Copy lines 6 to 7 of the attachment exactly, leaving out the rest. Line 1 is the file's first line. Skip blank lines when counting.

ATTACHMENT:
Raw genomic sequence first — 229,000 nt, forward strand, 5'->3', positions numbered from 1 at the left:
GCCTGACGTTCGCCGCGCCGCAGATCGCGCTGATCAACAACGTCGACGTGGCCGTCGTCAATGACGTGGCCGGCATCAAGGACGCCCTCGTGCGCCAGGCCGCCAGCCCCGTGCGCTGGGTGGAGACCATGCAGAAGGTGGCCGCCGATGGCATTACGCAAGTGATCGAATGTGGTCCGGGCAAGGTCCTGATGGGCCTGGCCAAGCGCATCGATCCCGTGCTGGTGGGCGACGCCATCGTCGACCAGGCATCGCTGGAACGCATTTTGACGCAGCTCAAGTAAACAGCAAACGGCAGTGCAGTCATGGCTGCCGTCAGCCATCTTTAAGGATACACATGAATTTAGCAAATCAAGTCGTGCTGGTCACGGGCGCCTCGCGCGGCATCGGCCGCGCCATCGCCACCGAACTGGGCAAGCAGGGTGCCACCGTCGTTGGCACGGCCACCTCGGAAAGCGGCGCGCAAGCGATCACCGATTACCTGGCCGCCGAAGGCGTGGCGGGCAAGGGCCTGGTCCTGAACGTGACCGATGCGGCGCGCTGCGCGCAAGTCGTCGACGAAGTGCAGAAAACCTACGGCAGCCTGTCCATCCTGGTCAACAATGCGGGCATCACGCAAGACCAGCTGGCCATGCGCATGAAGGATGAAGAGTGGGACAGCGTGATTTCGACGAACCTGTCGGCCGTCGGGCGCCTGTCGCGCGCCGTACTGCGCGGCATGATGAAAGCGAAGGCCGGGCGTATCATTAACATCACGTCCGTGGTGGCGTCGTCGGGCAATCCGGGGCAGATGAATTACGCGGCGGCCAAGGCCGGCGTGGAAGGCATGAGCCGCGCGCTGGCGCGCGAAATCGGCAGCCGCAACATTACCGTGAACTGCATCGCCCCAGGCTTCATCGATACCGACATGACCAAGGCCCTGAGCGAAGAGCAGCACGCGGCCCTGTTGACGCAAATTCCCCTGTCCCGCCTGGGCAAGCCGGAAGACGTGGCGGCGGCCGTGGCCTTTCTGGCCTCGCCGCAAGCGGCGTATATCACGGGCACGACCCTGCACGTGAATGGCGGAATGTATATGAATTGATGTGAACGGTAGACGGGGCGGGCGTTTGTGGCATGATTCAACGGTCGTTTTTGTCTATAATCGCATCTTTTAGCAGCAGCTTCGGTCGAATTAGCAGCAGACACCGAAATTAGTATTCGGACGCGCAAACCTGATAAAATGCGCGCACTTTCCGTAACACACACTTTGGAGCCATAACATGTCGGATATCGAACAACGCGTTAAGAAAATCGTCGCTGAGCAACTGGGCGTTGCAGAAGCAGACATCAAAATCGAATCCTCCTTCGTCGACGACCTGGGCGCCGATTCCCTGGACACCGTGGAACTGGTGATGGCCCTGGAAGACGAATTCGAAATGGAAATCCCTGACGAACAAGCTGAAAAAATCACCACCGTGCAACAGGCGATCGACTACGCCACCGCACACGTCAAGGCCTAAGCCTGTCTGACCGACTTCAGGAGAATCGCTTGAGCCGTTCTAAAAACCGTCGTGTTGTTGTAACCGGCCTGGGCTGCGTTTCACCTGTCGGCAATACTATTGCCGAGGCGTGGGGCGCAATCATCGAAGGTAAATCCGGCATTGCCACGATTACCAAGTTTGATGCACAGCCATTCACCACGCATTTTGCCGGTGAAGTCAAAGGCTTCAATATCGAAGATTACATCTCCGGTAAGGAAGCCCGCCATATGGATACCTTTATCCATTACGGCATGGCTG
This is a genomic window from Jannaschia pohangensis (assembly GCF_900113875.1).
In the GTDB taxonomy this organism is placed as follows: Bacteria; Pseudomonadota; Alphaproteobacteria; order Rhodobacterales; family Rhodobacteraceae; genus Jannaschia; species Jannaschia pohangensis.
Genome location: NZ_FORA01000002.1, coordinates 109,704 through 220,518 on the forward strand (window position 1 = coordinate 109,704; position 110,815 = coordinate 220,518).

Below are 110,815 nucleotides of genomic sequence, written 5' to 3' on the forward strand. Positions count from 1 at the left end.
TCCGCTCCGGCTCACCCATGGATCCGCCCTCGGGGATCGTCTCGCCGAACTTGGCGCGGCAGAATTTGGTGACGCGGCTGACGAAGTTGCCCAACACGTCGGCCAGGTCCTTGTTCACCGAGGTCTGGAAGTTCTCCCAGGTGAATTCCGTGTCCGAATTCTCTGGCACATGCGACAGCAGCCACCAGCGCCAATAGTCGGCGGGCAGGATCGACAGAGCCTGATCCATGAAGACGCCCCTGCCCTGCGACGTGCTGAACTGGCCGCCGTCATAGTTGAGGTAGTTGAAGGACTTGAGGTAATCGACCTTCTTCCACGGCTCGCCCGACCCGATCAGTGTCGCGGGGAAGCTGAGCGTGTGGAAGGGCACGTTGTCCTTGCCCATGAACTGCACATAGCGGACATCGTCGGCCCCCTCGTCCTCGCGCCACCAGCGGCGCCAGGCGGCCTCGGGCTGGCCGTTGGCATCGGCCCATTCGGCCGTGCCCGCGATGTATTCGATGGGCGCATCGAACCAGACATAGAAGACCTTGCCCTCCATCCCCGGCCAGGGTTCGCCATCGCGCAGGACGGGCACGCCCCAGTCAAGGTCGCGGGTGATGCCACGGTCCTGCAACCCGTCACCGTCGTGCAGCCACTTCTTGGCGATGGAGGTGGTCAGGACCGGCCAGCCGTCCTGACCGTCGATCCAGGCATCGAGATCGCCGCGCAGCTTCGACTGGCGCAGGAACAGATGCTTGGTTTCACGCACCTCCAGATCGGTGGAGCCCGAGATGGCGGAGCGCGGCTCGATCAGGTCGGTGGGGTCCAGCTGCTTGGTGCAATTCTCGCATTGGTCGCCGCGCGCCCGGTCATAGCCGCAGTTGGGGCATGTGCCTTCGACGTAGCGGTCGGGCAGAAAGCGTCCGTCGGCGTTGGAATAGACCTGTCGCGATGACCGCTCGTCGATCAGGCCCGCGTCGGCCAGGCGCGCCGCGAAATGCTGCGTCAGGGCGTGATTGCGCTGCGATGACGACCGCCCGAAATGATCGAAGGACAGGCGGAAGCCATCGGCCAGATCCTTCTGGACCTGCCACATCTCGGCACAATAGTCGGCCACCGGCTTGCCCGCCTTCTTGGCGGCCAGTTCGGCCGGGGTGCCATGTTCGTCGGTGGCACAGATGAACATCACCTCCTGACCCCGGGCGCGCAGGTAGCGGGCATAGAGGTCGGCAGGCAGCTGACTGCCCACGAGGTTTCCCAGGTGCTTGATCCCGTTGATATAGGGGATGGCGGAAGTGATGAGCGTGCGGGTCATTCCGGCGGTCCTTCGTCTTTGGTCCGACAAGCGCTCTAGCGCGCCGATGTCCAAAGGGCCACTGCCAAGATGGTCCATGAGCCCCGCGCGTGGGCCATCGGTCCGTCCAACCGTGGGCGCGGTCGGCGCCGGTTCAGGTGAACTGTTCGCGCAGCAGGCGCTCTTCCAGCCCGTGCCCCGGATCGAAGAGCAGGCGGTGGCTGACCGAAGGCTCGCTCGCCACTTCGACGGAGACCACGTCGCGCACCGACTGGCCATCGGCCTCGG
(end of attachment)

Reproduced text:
Below are 110,815 nucleotides of genomic sequence, written 5' to 3' on the forward strand. Positions count from 1 at the left end.
TCCGCTCCGGCTCACCCATGGATCCGCCCTCGGGGATCGTCTCGCCGAACTTGGCGCGGCAGAATTTGGTGACGCGGCTGACGAAGTTGCCCAACACGTCGGCCAGGTCCTTGTTCACCGAGGTCTGGAAGTTCTCCCAGGTGAATTCCGTGTCCGAATTCTCTGGCACATGCGACAGCAGCCACCAGCGCCAATAGTCGGCGGGCAGGATCGACAGAGCCTGATCCATGAAGACGCCCCTGCCCTGCGACGTGCTGAACTGGCCGCCGTCATAGTTGAGGTAGTTGAAGGACTTGAGGTAATCGACCTTCTTCCACGGCTCGCCCGACCCGATCAGTGTCGCGGGGAAGCTGAGCGTGTGGAAGGGCACGTTGTCCTTGCCCATGAACTGCACATAGCGGACATCGTCGGCCCCCTCGTCCTCGCGCCACCAGCGGCGCCAGGCGGCCTCGGGCTGGCCGTTGGCATCGGCCCATTCGGCCGTGCCCGCGATGTATTCGATGGGCGCATCGAACCAGACATAGAAGACCTTGCCCTCCATCCCCGGCCAGGGTTCGCCATCGCGCAGGACGGGCACGCCCCAGTCAAGGTCGCGGGTGATGCCACGGTCCTGCAACCCGTCACCGTCGTGCAGCCACTTCTTGGCGATGGAGGTGGTCAGGACCGGCCAGCCGTCCTGACCGTCGATCCAGGCATCGAGATCGCCGCGCAGCTTCGACTGGCGCAGGAACAGATGCTTGGTTTCACGCACCTCCAGATCGGTGGAGCCCGAGATGGCGGAGCGCGGCTCGATCAGGTCGGTGGGGTCCAGCTGCTTGGTGCAATTCTCGCATTGGTCGCCGCGCGCCCGGTCATAGCCGCAGTTGGGGCATGTGCCTTCGACGTAGCGGTCGGGCAGAAAGCGTCCGTCGGCGTTGGAATAGACCTGTCGCGATGACCGCTCGTCGATCAGGCCCGCGTCGGCCAGGCGCGCCGCGAAATGCTGCGTCAGGGCGTGATTGCGCTGCGATGACGACCGCCCGAAATGATCGAAGGACAGGCGGAAGCCATCGGCCAGATCCTTCTGGACCTGCCACATCTCGGCACAATAGTCGGCCACCGGCTTGCCCGCCTTCTTGGCGGCCAGTTCGGCCGGGGTGCCATGTTCGTCGGTGGCACAGATGAACATCACCTCCTGACCCCGGGCGCGCAGGTAGCGGGCATAGAGGTCGGCAGGCAGCTGACTGCCCACGAGGTTTCCCAGGTGCTTGATCCCGTTGATATAGGGGATGGCGGAAGTGATGAGCGTGCGGGTCATTCCGGCGGTCCTTCGTCTTTGGTCCGACAAGCGCTCTAGCGCGCCGATGTCCAAAGGGCCACTGCCAAGATGGTCCATGAGCCCCGCGCGTGGGCCATCGGTCCGTCCAACCGTGGGCGCGGTCGGCGCCGGTTCAGGTGAACTGTTCGCGCAGCAGGCGCTCTTCCAGCCCGTGCCCCGGATCGAAGAGCAGGCGGTGGCTGACCGAAGGCTCGCTCGCCACTTCGACGGAGACCACGTCGCGCACCGACTGGCCATCGGCCTCGG